The Great Repression
In a rare outbreak of candour in Federal Parliament this week we have seen the Prime Minister admit the five-day week is going out the door and his leader of business, Tony Abbott, blow kisses across the House.
Interview: Public Defender
The CPSU's Stephen Jones has confronted the Howard Government's IR agenda at close quarters.
Legal: Craig's Story
An inquest in western NSW is a cautionary tale of the use of AWAs, writes Ian Latham
Unions: Wrong Way, Go Back
The WorkChoice legislation sends Australia down the wrong economic road by smashing the instittutions that have made it strong, argues Greg Combet.
The Howard Government has shown itself to be the master of illusion, writes Dr Anthony Forsyth
Politics: Queue Jumping
The changes to industrial laws, betray a new vision of Australian society, writes James Gallaway.
History: Iron Heel
Conservative governments using laws to take away basic civil rights. It's nothing new, writes Rowan Cahill
Economics: Waging War
When was the last time you heard an Australian politician talk about incomes policy, asks Matt Thistlethwaite
International: Under Pressure
The push for UN intervention in Burma is intensifying, following a report by Vaclav Havel and Bishop Desmond Tutu into slave labour.
Poetry: Billy Negotiates An AWA
More and more people are meeting Billy, the hero of page 15 of the WorkChoices booklet, including our resident bard, David Peetz
Review: A Pertinent Proposition
Nick Cave's "Australian western" touches on some themes still relevant today, Julianne Taverner writes.
Nobody Expects the Construction Inquisition
Howard in Redundancy Raid
States Sidestep Wage Hurdle
Catholics Bless Day of Action
PacNat Bids to Railroad Future
Feds Authorise Invasion
Howard Censors Workers
Sol Plays Dumb Card
Boycott Hangs Over Hardie
Pirates Face Kofi Break
Miners Don’t Dig Safety Levy
Keep the Spirit Alive
Activist's What's On!
Men and Women of Australia
What makes a perfect speech? Michael Fullilove has scoured Australian history to find out.
The Locker Room
The Hungry Years
Phil Doyle gets the feeling we’ve been here before
From Little Things
Paul Kelly's song about the battle for land rights misses one important character, writes Graham Ring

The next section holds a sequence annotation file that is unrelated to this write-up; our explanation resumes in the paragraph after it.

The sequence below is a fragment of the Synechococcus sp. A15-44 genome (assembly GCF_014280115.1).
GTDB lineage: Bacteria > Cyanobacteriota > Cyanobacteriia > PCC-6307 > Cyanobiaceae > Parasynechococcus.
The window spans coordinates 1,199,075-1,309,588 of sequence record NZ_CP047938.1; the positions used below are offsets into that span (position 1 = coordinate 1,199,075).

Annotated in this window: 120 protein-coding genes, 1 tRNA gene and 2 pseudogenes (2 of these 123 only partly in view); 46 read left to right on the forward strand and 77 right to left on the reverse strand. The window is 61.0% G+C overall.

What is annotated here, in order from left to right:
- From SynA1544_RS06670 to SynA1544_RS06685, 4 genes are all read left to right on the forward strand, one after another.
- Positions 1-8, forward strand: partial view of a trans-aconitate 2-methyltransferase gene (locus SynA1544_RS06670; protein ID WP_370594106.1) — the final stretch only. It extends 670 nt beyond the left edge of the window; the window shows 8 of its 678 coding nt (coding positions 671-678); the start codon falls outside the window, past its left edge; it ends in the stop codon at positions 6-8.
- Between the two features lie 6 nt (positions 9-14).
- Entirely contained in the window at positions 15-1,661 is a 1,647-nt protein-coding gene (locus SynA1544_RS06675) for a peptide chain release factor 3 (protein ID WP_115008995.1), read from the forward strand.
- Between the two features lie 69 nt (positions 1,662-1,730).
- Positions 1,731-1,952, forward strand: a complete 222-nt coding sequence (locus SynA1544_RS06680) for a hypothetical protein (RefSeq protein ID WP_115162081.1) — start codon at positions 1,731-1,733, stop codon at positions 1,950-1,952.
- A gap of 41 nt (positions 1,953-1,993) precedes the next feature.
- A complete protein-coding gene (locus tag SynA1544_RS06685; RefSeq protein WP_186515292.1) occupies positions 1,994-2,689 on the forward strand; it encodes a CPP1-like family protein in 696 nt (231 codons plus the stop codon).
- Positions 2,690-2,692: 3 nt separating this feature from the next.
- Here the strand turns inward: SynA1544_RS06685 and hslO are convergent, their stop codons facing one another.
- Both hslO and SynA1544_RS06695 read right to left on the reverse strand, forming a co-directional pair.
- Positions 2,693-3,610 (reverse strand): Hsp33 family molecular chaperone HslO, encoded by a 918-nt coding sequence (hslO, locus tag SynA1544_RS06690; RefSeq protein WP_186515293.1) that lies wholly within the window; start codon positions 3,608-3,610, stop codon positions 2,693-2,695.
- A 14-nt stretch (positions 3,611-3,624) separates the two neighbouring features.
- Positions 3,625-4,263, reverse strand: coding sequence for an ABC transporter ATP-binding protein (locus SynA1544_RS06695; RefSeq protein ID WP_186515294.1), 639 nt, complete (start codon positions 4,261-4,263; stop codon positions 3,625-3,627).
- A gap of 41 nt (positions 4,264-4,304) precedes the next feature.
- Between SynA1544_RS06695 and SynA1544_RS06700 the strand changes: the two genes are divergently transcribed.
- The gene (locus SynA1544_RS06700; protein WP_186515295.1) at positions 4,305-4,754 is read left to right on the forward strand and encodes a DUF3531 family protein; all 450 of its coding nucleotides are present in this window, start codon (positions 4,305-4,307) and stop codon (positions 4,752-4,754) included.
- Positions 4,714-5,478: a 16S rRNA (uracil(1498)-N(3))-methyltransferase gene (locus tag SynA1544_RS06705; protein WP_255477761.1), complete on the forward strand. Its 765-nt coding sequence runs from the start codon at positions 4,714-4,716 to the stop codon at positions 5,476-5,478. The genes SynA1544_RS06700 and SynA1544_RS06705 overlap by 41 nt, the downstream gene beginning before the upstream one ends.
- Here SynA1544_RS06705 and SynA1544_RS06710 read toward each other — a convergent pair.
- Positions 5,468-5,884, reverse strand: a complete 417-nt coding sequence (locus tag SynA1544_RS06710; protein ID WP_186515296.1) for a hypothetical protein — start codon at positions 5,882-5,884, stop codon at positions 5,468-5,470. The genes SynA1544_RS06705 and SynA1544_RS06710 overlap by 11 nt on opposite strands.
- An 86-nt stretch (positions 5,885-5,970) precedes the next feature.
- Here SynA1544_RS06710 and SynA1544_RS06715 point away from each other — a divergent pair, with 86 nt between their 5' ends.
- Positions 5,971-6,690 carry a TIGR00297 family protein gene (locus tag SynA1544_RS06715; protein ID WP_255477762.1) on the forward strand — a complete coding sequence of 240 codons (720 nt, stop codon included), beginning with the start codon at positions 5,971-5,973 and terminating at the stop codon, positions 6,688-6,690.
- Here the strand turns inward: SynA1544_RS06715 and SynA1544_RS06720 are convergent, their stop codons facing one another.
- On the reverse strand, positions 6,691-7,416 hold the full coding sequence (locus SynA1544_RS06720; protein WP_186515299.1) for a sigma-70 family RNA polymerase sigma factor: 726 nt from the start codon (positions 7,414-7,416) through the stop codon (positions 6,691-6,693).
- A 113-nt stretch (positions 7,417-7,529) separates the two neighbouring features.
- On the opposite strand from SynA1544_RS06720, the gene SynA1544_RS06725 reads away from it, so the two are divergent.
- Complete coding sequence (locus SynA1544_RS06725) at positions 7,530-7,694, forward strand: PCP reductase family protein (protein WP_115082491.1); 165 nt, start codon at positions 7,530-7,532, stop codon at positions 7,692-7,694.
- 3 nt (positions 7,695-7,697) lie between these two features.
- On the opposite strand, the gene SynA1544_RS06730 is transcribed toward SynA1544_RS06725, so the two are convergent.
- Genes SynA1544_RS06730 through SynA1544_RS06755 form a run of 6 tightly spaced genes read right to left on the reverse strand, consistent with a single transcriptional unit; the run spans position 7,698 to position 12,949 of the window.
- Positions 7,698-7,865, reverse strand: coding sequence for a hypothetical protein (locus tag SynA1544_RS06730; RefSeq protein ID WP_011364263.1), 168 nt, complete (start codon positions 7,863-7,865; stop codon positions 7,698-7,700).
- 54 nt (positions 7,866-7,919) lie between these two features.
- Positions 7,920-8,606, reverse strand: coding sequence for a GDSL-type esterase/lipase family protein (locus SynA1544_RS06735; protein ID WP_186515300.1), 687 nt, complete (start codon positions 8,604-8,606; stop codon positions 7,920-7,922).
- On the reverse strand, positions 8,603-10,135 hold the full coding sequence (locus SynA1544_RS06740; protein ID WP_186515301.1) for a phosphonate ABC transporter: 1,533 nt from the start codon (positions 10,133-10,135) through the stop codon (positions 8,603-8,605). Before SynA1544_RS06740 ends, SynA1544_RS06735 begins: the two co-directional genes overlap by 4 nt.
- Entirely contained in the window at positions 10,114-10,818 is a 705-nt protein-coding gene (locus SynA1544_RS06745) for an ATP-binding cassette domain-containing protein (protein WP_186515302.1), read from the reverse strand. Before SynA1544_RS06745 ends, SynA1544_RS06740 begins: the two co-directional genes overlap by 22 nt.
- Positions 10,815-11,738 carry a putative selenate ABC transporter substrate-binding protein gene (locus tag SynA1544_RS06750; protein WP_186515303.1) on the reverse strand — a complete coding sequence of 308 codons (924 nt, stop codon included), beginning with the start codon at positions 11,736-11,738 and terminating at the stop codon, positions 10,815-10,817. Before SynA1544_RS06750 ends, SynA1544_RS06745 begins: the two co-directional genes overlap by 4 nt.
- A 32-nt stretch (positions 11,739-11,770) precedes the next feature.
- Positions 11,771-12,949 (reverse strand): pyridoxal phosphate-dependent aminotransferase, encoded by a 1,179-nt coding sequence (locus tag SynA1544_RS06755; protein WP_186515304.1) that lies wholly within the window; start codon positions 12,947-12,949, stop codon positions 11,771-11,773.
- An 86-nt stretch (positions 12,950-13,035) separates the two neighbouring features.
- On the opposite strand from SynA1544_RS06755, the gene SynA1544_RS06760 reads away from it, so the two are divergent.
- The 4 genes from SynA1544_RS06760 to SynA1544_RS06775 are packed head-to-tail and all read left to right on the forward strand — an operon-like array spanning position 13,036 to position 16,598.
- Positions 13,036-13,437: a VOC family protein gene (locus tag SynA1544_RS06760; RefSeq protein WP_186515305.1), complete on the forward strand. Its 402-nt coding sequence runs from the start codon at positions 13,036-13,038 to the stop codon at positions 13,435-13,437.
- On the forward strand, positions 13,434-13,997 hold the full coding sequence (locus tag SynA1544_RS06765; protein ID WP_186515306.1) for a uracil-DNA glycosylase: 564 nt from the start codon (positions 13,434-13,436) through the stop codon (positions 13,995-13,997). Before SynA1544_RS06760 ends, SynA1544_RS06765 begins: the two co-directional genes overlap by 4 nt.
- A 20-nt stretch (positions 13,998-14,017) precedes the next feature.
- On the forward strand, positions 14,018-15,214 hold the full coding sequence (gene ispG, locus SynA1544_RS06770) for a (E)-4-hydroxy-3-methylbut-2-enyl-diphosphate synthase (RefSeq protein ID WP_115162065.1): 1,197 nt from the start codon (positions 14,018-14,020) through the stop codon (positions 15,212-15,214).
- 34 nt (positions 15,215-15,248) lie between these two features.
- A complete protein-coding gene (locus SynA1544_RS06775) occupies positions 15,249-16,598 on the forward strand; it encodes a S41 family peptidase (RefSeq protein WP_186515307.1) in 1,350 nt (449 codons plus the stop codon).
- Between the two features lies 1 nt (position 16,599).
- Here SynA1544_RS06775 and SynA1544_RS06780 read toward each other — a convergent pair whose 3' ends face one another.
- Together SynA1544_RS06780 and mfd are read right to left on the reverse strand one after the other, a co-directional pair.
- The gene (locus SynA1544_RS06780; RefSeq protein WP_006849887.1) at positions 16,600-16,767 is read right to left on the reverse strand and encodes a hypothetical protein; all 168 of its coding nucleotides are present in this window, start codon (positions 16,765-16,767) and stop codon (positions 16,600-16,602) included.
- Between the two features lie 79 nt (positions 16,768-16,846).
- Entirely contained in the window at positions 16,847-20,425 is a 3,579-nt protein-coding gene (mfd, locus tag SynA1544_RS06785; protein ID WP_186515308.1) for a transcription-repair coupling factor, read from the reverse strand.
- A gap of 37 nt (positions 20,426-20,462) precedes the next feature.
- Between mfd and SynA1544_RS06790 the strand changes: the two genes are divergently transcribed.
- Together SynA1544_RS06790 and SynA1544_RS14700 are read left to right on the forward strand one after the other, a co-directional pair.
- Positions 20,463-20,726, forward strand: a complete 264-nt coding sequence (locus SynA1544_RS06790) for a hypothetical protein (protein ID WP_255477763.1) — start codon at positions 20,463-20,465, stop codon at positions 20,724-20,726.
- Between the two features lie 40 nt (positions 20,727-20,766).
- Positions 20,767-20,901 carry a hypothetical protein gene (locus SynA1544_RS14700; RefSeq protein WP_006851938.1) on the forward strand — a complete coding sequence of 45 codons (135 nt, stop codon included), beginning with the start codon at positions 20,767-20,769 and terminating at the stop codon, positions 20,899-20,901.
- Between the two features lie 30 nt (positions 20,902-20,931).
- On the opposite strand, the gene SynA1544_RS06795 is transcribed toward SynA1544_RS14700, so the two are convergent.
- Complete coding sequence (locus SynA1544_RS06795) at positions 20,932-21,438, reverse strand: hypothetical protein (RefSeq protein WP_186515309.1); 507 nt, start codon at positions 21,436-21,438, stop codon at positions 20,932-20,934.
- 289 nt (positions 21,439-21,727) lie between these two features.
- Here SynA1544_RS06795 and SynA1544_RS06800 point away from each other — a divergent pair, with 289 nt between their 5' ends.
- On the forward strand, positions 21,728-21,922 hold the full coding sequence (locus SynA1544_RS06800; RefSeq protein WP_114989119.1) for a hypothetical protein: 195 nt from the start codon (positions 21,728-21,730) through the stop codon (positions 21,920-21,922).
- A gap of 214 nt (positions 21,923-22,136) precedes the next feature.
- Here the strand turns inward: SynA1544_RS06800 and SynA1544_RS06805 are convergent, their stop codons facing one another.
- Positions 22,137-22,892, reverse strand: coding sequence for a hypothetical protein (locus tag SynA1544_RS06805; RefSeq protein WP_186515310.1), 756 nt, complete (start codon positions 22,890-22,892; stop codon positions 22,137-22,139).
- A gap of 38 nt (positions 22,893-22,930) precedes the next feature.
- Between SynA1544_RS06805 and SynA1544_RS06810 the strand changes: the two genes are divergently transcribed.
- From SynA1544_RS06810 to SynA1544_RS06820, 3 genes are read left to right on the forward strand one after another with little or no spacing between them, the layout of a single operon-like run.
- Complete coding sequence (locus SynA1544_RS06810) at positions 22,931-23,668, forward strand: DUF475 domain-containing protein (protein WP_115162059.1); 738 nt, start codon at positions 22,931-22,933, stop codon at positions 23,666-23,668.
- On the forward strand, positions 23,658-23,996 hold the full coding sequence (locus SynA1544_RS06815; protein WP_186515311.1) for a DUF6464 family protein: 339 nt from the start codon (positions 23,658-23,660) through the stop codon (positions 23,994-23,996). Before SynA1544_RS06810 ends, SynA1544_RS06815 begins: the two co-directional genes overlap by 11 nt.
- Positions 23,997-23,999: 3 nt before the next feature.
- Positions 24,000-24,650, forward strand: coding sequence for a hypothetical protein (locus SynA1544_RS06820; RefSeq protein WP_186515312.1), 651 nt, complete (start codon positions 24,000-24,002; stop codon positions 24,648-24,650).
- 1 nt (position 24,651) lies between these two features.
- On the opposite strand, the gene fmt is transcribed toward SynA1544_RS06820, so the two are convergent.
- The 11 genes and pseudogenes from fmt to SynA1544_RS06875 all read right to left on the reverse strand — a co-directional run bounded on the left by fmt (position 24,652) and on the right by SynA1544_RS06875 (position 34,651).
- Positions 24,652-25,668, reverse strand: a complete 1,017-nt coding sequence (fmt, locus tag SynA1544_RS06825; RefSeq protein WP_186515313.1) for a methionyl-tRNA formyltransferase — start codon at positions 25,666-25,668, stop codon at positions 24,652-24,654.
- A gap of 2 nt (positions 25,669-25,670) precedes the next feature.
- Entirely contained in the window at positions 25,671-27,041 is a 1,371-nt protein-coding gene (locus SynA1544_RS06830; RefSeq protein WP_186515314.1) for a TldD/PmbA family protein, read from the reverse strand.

The Westie Wing
Ian West takes a look at Public Private Partnerships, and wonders if we should all just drink rum…
We're Just Serfin'
To the Shredder
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Unions on LaborNET
Pirates Face Kofi Break
Unions have succeeded in bringing the issue of piracy before the UN Security Council in a bid to protect the lives of maritime workers.
Global Union federation the ITF has congratulated the International Maritime Organisation (IMO) for responding to the pirate attack on the cruise ship Seabourn Spirit by calling on the UN Security Council to tackle the anarchy of the seas off Somalia - and beyond.
The ITF had made a personal plea to IMO Secretary General Efthimios Mitropoulos to bring in the Security Council, since it is capable of making the kind of necessary naval intervention that the IMO cannot. The Federation described itself as delighted by his response that the IMO had already planned to do so.
"This latest attack, coming hard on the heels of the shameful theft of two relief vessels, proves that the situation is almost beyond control. Even 100 miles offshore ships are unsafe. We must bite the bullet and admit that as a unified nation, Somalia has ceased to exist. That may well mean that other countries will have to enter its waters and take over the duties that it can no longer carry out," says John Bainbridge, who represents the ITF on piracy at the IMO explained:
"Piracy is a world problem, a growing plague feeding on global trade, and sad to say it goes far beyond just this one area.
"The Security Council will have to ask how many more attacks there need to be before real action is taken. They may want to remember what the response has been to a single terribles incident in the past - how a single terrorist attack against the Achille Lauro resulted in the adoption of the SUA Convention."
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